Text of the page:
Former British cricketer-turned-umpire Ian Gould, who retired from cricket after the India versus Sri Lanka game in the 2019 World Cup, has revealed the name of the person who first suspected the infamous ball-tampering scandal of Australia cricket team in 2018.
In his new autobiography, ‘Gunner: My Life In Cricket’, Gould has stated that New Zealand’s umpire Chris Gaffaney was the first person who suspected the wrongdoing. Gould expressed that his counterpart Gaffaney left a message on his phone which said “things were starting to get a little bit out of hand” during Australia’s four-Test series against South Africa.
In the tour, Gaffaney had umpired the first two Tests, and Gould was supposed to officiate in the remaining matches in Cape Town and Johannesburg.
“The umpiring team had their suspicions that Australia were working a little too aggressively on the condition of the ball, and they had an informal word with the host broadcaster SuperSport asking that if their camera crew saw anything that looked unusual they should let the umpires know,” Gould wrote as quoted by 1News.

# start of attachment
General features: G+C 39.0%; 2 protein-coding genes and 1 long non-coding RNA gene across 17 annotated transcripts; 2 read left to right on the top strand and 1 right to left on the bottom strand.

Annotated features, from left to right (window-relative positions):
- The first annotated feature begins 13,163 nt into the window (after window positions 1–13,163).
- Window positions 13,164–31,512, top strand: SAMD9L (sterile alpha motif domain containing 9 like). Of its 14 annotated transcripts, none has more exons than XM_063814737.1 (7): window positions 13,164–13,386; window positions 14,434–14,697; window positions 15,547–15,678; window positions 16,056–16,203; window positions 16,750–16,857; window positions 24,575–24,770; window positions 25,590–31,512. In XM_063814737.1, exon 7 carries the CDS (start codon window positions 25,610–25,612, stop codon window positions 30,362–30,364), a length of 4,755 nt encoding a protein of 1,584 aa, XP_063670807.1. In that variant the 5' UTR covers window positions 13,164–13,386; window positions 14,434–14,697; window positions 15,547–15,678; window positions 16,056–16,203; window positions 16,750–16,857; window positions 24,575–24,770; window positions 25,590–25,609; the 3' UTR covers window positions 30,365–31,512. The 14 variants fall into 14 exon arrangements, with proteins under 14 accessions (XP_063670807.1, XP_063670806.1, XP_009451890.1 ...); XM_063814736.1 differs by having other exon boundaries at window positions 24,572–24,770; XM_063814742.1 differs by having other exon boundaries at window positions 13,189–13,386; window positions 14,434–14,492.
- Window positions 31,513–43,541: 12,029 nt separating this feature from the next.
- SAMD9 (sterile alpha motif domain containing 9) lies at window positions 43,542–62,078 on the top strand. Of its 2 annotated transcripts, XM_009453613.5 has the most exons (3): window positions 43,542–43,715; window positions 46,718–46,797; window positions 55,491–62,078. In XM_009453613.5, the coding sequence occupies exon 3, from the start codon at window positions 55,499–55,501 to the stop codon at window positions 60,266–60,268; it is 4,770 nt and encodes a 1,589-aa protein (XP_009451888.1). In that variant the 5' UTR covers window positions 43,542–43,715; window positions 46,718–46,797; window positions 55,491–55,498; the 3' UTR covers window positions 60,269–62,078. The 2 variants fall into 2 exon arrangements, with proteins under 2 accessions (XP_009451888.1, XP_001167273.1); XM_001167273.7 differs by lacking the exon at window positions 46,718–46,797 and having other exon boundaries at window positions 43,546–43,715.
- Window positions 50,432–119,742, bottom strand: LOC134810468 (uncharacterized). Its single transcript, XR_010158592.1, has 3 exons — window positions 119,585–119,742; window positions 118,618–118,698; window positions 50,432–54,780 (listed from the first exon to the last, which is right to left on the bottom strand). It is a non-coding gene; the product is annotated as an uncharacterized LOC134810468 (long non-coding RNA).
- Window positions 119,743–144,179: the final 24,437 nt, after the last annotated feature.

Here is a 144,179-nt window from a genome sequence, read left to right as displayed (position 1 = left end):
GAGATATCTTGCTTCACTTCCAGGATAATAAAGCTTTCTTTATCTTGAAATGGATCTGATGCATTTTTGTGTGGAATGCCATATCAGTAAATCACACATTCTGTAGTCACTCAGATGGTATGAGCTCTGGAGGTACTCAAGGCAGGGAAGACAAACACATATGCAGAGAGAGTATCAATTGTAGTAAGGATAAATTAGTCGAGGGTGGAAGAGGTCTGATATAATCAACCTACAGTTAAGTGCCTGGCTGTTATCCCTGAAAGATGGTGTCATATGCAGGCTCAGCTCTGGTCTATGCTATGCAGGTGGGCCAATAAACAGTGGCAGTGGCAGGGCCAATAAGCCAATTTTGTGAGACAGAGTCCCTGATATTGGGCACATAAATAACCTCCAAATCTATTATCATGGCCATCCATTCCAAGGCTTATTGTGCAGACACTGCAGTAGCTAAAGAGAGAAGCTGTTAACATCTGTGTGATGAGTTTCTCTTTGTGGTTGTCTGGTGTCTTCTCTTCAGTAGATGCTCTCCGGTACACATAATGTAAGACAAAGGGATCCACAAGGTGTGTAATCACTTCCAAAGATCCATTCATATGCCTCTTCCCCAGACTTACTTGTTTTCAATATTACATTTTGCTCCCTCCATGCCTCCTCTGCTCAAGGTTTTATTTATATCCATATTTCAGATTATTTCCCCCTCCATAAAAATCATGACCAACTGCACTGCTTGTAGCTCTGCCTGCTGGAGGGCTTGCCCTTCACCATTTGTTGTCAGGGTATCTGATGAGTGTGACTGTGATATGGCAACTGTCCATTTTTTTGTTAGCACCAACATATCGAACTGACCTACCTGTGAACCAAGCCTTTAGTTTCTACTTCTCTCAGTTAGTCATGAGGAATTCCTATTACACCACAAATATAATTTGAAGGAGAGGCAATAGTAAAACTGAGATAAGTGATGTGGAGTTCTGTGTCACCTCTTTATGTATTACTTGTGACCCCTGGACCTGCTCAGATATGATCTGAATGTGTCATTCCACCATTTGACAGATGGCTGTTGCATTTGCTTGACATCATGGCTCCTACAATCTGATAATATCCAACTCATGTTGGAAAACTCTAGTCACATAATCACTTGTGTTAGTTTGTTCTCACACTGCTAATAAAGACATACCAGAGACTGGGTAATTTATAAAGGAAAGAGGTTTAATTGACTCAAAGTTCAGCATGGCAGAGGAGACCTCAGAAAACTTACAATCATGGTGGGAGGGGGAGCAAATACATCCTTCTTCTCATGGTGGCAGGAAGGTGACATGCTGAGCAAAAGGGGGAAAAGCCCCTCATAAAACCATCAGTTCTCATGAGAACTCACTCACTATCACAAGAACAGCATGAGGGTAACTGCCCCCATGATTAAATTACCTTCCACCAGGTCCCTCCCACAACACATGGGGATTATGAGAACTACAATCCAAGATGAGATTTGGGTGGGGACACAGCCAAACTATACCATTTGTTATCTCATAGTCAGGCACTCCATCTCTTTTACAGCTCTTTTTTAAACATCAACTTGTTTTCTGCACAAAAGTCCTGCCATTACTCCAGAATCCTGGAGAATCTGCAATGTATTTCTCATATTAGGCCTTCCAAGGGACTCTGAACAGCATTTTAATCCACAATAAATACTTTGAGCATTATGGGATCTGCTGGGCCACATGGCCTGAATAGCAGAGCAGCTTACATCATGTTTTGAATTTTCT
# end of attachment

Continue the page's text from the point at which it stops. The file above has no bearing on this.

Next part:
Gould was the third umpire in the New Lands Test, and since Gaffaney cautioned him, he paid more attention in the game. During the game, when the Englishman received the footage, he passed on the vision to on-field umpires, in which the Aussie player Cameron Bancroft was seen putting sandpaper down his trousers.
After understanding the whole episode, Gould, who has been the member of International Cricket Council (ICC) ‘s Elite Panel of cricket umpires, opined that the decision of the international apex body not to bring Richard Illingworth, Nigel Llong and himself was a mistake.
“In hindsight, ICC’s decision not to bring Illy [Richard Illingworth], Nige [Nigel Llong] and myself in until the third test was a mistake,” added the 62-year-old.
Gould further criticised ICC stating that two of the three umpires (Kumar Dharmasena, Gaffaney, Sundaram Ravi) who stood in the first two Tests were comparatively inexperienced. Gould was talking about the pair of Kiwi and Indian umpire.
“Two of the three lads who did the first two tests were relatively inexperienced. (Kumar) Dharmasena had stood in over 50 Tests, but Chris was in only his 19th game and the other umpire, Sundaram Ravi from India, had fewer than 25 tests under his belt and within a year or so had been kicked off the elite panel because he wasn’t deemed good enough,” Gould added further.
After the incident, Cricket Australia (CA) acted strictly and banned the likes of David Warner, Steve Smith and Bancroft. While Bancroft received a nine-month ban, Smith and Warner were slapped with a 12-months ban from playing in all international and domestic cricket matches.
Gould stood as an umpire in 74 Test matches, 140 One-Day Internationals (ODIs), and 37 T20 Internationals (T20Is).